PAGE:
And most London workers have no problem with politicians themselves working from home at least part of the week, with 58% saying this is acceptable to them, including 66% of those who voted Labour and 48% who voted Conservative.

The cost of living crisis could lead to greater levels of home-working

Over half (54%) of London workers say the cost of living is likely to discourage them from travelling to their workplace in the capital, compared with a quarter (25%) who say it isn’t likely to.

And its younger workers who seem to be most affected: a majority of those aged 16 to 24 (66%) and 25 to 49 (59%) say they will be discouraged from going into their workplace because of this, compared with 38% of people aged 50+.

It is clear that for many the cost of commuting outweighs any expenses associated with remote working, such as heating, as just one in 10 (10%) London workers say the cost of living is likely to deter them from working from home.

Large proportions think new ways of working could help rebalance the economy and have a positive impact on places outside of the capital

Three-quarters (76%) of London workers agree that giving people the freedom to decide where they work for at least part of the week will mean a broader range of people can apply for jobs, while Seven in 10 (69%) also think it will mean more people choose to live in towns or more rural areas, rather than cities, and that there will be greater economic benefits for areas where fewer jobs are traditionally located (69%) – a view held by a majority of London workers who voted either Labour (74%) and Conservative voters (64%).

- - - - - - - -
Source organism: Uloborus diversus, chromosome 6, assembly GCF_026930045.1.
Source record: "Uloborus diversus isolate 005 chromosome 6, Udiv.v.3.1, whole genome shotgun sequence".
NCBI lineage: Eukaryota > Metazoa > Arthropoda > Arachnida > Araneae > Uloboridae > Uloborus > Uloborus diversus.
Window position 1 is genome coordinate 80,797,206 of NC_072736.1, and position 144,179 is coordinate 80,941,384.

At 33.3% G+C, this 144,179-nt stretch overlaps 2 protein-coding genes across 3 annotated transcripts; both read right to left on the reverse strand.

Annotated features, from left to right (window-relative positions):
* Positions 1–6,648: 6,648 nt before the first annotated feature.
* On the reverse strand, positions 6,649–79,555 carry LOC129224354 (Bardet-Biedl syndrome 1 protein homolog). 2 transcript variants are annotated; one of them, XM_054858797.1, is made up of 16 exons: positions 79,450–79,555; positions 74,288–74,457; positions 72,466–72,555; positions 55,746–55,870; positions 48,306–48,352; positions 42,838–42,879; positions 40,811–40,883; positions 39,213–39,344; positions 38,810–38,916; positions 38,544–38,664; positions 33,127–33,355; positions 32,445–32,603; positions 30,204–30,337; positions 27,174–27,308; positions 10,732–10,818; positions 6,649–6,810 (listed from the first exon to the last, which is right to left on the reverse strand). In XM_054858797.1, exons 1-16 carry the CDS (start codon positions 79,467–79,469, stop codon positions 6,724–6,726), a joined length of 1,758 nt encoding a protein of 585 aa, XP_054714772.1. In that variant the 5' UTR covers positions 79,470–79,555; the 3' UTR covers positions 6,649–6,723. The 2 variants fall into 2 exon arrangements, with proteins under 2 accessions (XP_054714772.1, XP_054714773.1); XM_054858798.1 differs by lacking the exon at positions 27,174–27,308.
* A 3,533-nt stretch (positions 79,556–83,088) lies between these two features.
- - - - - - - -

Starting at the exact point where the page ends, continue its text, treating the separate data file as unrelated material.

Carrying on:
Over half (56%) of London workers also think the shift to greater remote working will mean smaller towns and rural areas have stronger communities, and just under half (46%) think it will mean more people choose to live in the areas where they grew up.

Professor Bobby Duffy, director of the Policy Institute at King’s College London, said:

“These findings convey a clear message from London workers that they don’t welcome politicians berating people to get back to their workplaces – and they are even less impressed with political leaders suggesting those who work from home aren’t putting in as much effort.